Zero balance ultrafiltration using dialysate during nationwide bicarbonate shortage: A retrospective analysis

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Abstract

Background: Zero balance ultrafiltration (Z-BUF) utilizing injectable 8.4% sodium bicarbonate is utilized to treat hyperkalemia and metabolic acidosis associated with cardiopulmonary bypass (CPB). The nationwide shortage of injectable 8.4% sodium bicarbonate in 2017 created a predicament for the care of cardiac surgery patients. Given the uncertainty of availability of sodium bicarbonate solutions, our center pro-actively sought a solution to the sodium bicarbonate shortage by performing Z-BUF with dialysate (Z-BUF-D) replacement fluid for patients undergoing cardiopulmonary bypass. Methods: Single-center, retrospective observational evaluation of the first 46 patients at an academic medical center who underwent Z-BUF using dialysate over a period of 150 days with comparison of these findings to a historical group of 39 patients who underwent Z-BUF with sodium chloride (Z-BUF-S) over the preceding 150 days. The primary outcome was the change in whole blood potassium levels pre- A nd post-Z-BUF-D. Secondary outcomes included changes in pre- A nd post-Z-BUF-D serum bicarbonate levels and the amount of serum bicarbonate used in each Z-BUF cohort (Z-BUF-D and Z-BUF-S). Results: Z-BUF-D and Z-BUF-S both significantly reduced potassium levels during CPB. However, Z-BUF-D resulted in a significantly decreased need for supplemental 8.4% sodium bicarbonate administration during CPB (52 mEq ± 48 vs. 159 mEq ± 85, P < 0.01). There were no complications directly attributed to the Z-BUF procedure. Conclusion: Z-BUF with dialysate appears to be analternative to Z-BUF with sodium chloride with marked lower utilization of intravenous sodium bicarbonate.

Original languageEnglish (US)
Article number163
JournalJournal of Cardiothoracic Surgery
Volume14
Issue number1
DOIs
StatePublished - Sep 10 2019

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Dialysis Solutions
Ultrafiltration
Bicarbonates
Sodium Bicarbonate
Cardiopulmonary Bypass
Sodium Chloride
Potassium
Hyperkalemia
Injections
Acidosis
Serum
Thoracic Surgery
Uncertainty

Keywords

  • Dialysate
  • Z-BUF
  • Zero balance ultrafiltration

ASJC Scopus subject areas

  • Surgery
  • Pulmonary and Respiratory Medicine
  • Cardiology and Cardiovascular Medicine

Cite this

@article{8af97e40bd62485999bea794faf8042a,
title = "Zero balance ultrafiltration using dialysate during nationwide bicarbonate shortage: A retrospective analysis",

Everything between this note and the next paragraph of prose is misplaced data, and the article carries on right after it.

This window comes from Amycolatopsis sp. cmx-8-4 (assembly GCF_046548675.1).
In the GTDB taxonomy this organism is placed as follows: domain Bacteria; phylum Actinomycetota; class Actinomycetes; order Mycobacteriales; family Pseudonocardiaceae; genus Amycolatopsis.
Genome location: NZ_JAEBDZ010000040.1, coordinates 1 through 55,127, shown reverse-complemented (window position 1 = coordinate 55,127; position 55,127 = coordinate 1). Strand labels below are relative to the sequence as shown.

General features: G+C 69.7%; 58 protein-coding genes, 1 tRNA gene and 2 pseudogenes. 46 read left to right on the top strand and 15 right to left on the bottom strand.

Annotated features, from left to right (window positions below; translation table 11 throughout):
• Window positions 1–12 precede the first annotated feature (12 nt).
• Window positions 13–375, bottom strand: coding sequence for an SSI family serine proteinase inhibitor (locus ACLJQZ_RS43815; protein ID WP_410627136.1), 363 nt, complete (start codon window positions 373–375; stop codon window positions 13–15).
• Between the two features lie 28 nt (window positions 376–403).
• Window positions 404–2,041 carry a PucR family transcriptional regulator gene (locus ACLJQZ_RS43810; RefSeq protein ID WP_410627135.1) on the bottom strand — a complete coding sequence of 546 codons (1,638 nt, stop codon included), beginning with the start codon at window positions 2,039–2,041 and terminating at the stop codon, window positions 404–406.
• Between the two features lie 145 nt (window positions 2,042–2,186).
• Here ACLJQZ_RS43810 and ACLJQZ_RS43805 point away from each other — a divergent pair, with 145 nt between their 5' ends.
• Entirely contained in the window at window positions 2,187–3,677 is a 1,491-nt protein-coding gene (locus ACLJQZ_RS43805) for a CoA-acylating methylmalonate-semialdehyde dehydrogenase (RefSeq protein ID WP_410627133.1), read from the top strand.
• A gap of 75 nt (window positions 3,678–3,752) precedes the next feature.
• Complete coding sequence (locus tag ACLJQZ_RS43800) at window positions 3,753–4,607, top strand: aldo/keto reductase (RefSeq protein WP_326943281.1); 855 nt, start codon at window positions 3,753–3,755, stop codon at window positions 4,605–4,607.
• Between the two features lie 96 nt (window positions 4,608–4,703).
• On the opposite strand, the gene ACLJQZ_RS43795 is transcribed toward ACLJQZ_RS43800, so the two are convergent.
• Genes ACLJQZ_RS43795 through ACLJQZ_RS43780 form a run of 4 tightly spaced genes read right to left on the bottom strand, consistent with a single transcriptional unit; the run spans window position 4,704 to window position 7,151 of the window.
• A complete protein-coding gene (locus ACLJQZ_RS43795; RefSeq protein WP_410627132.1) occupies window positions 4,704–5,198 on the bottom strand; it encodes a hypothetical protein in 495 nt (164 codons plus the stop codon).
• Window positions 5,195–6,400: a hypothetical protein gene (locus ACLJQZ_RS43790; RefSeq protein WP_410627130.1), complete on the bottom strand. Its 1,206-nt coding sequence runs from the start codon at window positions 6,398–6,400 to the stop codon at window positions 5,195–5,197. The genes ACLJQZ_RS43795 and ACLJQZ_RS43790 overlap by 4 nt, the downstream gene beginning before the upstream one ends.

abstract = "Background: Zero balance ultrafiltration (Z-BUF) utilizing injectable 8.4{\%} sodium bicarbonate is utilized to treat hyperkalemia and metabolic acidosis associated with cardiopulmonary bypass (CPB). The nationwide shortage of injectable 8.4{\%} sodium bicarbonate in 2017 created a predicament for the care of cardiac surgery patients. Given the uncertainty of availability of sodium bicarbonate solutions, our center pro-actively sought a solution to the sodium bicarbonate shortage by performing Z-BUF with dialysate (Z-BUF-D) replacement fluid for patients undergoing cardiopulmonary bypass. Methods: Single-center, retrospective observational evaluation of the first 46 patients at an academic medical center who underwent Z-BUF using dialysate over a period of 150 days with comparison of these findings to a historical group of 39 patients who underwent Z-BUF with sodium chloride (Z-BUF-S) over the preceding 150 days. The primary outcome was the change in whole blood potassium levels pre- A nd post-Z-BUF-D. Secondary outcomes included changes in pre- A nd post-Z-BUF-D serum bicarbonate levels and the amount of serum bicarbonate used in each Z-BUF cohort (Z-BUF-D and Z-BUF-S). Results: Z-BUF-D and Z-BUF-S both significantly reduced potassium levels during CPB. However, Z-BUF-D resulted in a significantly decreased need for supplemental 8.4{\%} sodium bicarbonate administration during CPB (52 mEq ± 48 vs. 159 mEq ± 85, P < 0.01). There were no complications directly attributed to the Z-BUF procedure. Conclusion: Z-BUF with dialysate appears to be analternative to Z-BUF with sodium chloride with marked lower utilization of intravenous sodium bicarbonate.",
keywords = "Dialysate, Z-BUF, Zero balance ultrafiltration",